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Sunday, May 18, 2014

How Great And Influential Was Commander Forsberg

Courtesy of WOWSA, Huntington Beach, California.

The open water swimming world knows the late Commander Charles Gerald Forsberg OBE, RN as a marathon swimmer, President of the Channel Swimming Association, author of 3 books and a columnist of 40 years promoting the Royal and Merchant Navy's swimming, lifesaving interests and long distance swimming.


But ultimately his influence and global reach was far greater than his swimming accomplishments and promotion.

Charlie Gravett from the Jersey Long Distance Swimming Club, a swimmer, escort pilot and licensed aircraft engineer, knows well of the Commander's talents.

He shares this historic perspective of the Commander. "In 1954 a revolutionary aircraft, the first jet airliner in history, the British De Havilland Comet, had suffered three or four unexplained disasters. Losses in India and Europe with considerable loss of life threatened the aircrafts future, allowing the Boeing version, the 707, to eclipse and move ahead in aviation market circles.

Commander Forsberg, a maritime salvage expert in Britain's Royal Navy, was tasked in retrieving a Comet from the floor of the Mediterranean off the Island of Elba. After nearly a years searching some 70 - 80% of the aircraft was bought to the surface. Wreckage was transferred to the Royal Aircraft Establishment at Farnborough in Hampshire west of London England. Painstakingly, the fuselage was pieced together on a skeleton frame and together with a complete Comet immersed in a water tank.

The investigation began in an attempt to search for the cause of the previous disasters. Pressure checks on the complete structure in the tank highlighted a fault in the fuselage design borne out by the salvaged structure. The design of fuselages square sectioned window apertures was seen to be a weak spot from which defects caused cracks to emanate from the windows corners, thereby opening up and causing explosive depressurisation and the structure breaking apart in flight at altitude.

Subsequent aircraft were designed with 'rounded changes of section at these vital points. For his painstaking search and recovery, Gerry was made an Officer of The British Empire (OBE).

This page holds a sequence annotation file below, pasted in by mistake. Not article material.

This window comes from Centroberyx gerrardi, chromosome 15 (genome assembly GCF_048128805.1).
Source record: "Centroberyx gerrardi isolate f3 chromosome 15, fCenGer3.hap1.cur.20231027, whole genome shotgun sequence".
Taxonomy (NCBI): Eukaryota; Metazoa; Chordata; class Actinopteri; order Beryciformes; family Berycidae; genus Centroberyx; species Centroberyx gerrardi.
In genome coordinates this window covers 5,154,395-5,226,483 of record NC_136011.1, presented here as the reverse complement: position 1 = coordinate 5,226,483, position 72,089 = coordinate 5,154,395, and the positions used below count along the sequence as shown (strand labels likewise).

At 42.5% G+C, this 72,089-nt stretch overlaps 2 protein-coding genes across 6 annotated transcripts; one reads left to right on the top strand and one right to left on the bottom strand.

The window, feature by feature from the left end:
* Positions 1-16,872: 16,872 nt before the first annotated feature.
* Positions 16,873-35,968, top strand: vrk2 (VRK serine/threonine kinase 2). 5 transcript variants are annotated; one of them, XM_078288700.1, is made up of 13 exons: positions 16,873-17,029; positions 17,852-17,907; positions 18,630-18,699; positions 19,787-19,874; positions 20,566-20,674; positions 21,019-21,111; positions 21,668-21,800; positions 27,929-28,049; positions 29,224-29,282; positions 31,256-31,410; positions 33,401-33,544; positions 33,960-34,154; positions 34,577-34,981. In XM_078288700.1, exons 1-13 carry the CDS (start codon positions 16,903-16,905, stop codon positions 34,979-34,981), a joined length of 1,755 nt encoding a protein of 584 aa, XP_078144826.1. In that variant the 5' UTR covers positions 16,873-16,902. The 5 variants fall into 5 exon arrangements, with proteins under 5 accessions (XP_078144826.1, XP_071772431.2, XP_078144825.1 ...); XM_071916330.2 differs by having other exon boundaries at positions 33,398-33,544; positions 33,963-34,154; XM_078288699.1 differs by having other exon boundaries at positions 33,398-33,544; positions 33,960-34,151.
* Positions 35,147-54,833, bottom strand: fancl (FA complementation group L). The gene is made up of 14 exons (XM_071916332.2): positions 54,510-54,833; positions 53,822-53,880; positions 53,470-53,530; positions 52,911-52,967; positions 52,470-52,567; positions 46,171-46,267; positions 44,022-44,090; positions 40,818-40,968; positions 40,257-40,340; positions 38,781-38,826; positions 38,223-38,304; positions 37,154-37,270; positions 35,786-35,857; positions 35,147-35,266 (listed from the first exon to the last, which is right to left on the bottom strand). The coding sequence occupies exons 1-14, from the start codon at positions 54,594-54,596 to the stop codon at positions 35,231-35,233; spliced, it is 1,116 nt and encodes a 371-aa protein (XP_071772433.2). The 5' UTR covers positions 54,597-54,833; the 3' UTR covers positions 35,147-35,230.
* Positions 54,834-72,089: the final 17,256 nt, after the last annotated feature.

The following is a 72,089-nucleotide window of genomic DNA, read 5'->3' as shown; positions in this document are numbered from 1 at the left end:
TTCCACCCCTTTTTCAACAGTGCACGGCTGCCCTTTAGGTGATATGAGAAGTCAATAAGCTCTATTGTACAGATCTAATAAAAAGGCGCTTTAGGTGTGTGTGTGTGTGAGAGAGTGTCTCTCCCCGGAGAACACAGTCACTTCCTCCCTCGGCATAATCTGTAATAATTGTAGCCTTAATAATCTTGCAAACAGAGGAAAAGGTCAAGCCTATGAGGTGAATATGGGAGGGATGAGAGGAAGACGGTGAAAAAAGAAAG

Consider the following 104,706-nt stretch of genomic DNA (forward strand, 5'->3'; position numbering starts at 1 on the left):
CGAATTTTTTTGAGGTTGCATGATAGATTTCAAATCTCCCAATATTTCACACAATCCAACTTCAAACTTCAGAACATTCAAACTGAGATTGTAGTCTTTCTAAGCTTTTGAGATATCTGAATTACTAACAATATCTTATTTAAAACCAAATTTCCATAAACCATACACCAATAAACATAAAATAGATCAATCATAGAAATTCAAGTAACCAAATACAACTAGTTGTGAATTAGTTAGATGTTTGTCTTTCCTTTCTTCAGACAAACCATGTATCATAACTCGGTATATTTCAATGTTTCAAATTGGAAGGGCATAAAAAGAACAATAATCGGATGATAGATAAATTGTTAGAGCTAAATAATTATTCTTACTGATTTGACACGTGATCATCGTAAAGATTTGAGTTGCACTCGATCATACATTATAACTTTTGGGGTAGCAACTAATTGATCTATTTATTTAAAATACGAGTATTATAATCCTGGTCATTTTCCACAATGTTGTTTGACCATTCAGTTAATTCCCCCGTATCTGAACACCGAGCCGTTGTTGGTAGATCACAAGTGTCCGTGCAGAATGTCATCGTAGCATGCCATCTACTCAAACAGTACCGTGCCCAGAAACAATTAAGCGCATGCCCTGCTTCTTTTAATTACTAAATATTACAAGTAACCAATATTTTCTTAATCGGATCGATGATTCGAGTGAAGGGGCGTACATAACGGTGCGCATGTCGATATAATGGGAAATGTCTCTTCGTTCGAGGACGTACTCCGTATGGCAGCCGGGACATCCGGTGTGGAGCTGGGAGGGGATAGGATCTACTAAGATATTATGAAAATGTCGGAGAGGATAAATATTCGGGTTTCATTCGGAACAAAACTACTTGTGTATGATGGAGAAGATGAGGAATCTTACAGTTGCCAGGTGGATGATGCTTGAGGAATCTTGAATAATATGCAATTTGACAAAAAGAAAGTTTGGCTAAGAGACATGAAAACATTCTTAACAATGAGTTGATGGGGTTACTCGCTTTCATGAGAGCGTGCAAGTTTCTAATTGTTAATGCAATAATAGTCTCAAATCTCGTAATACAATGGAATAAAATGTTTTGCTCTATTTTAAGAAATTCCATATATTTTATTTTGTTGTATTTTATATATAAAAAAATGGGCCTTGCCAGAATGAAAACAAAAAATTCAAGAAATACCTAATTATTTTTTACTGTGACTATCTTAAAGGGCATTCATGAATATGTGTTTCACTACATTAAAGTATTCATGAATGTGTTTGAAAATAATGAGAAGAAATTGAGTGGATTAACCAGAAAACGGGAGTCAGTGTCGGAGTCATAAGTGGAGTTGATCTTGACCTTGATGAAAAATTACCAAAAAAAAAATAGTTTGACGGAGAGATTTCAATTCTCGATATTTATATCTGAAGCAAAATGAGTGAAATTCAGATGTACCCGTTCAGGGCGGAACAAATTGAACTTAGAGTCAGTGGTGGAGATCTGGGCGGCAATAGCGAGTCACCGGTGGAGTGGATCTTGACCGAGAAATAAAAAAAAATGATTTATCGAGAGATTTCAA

Whenever I travel by aircraft, I offer up a prayer of thanks to Gerry and the Royal Airforce scientists who from his extreme efforts made flying a far safer mode of transport today. Therefore, flying to a swimming event and benefitting by his 'tuition' has made our sport safer and more enjoyable.

The fledgling British Long Distance Swimming Association of the 1960's benefitted by Gerry making the maiden solo swim on all those great courses at sea and in lakes around Great Britain. We swimmers have much to be thankful to Gerry for not only our safety in the water, but also on every jet aircraft trip that we take.
"

Copyright © 2014 by World Open Water Swimming Association

2 comments:

  1. Thanks so much to Charlie for these details of Gerry's other life on the water.
    Gerry was certainly one of the pioneers of our sport and I treasure the times when I chatted with him and also the fun of competing against him when I was so young. And now I find that my aerospace background (1959-1967) had links to his contributions !

    ReplyDelete
    Replies
    1. Thank you Steve for sharing that moment of history with us. Lost in translation, or my haste to send Gerry's tale I see a couple of glaring mistakes which I'm sure Jim Boucher will pounce upon. Firstly, as modest as I am, not, I certainly am no salvage expert, just a regular spanner wielding engineer Secondly as all our Military followers will know the Comet was not the worlds first jet engine aircraft, although the Germans built their Komet, towards the end of WWII a single seat fighter. The Comet of which I speak was the worlds first jet airliner. Thank you for allowing me to halt a travesty of aviation history.
      'Charlie' Gravett

      Delete

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